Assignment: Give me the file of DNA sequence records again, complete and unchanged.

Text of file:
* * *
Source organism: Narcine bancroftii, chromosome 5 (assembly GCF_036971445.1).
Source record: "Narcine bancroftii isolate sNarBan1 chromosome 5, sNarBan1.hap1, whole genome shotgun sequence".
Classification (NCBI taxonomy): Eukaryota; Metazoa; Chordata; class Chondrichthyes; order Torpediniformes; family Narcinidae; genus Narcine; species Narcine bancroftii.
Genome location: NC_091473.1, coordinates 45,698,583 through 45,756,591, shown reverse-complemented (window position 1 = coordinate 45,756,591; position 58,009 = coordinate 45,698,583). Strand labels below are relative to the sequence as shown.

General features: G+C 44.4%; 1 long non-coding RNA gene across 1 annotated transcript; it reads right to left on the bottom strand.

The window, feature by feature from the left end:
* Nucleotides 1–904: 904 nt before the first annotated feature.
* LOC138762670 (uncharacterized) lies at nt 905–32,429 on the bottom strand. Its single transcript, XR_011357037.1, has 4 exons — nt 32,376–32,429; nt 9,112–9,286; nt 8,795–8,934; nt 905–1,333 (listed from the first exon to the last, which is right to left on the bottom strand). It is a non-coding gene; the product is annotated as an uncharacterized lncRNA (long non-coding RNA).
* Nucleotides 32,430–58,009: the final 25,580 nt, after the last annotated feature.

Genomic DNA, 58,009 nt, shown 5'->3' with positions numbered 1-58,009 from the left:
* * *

Source organism: Narcine bancroftii, chromosome 5 (assembly GCF_036971445.1).
Source record: "Narcine bancroftii isolate sNarBan1 chromosome 5, sNarBan1.hap1, whole genome shotgun sequence".
Classification (NCBI taxonomy): Eukaryota; Metazoa; Chordata; class Chondrichthyes; order Torpediniformes; family Narcinidae; genus Narcine; species Narcine bancroftii.
Genome location: NC_091473.1, coordinates 45,698,583 through 45,756,591, shown reverse-complemented (window position 1 = coordinate 45,756,591; position 58,009 = coordinate 45,698,583). Strand labels below are relative to the sequence as shown.

General features: G+C 44.4%; 1 long non-coding RNA gene across 1 annotated transcript; it reads right to left on the bottom strand.

The window, feature by feature from the left end:
* Nucleotides 1–904: 904 nt before the first annotated feature.
* LOC138762670 (uncharacterized) lies at nt 905–32,429 on the bottom strand. Its single transcript, XR_011357037.1, has 4 exons — nt 32,376–32,429; nt 9,112–9,286; nt 8,795–8,934; nt 905–1,333 (listed from the first exon to the last, which is right to left on the bottom strand). It is a non-coding gene; the product is annotated as an uncharacterized lncRNA (long non-coding RNA).
* Nucleotides 32,430–58,009: the final 25,580 nt, after the last annotated feature.

Genomic DNA, 58,009 nt, shown 5'->3' with positions numbered 1-58,009 from the left: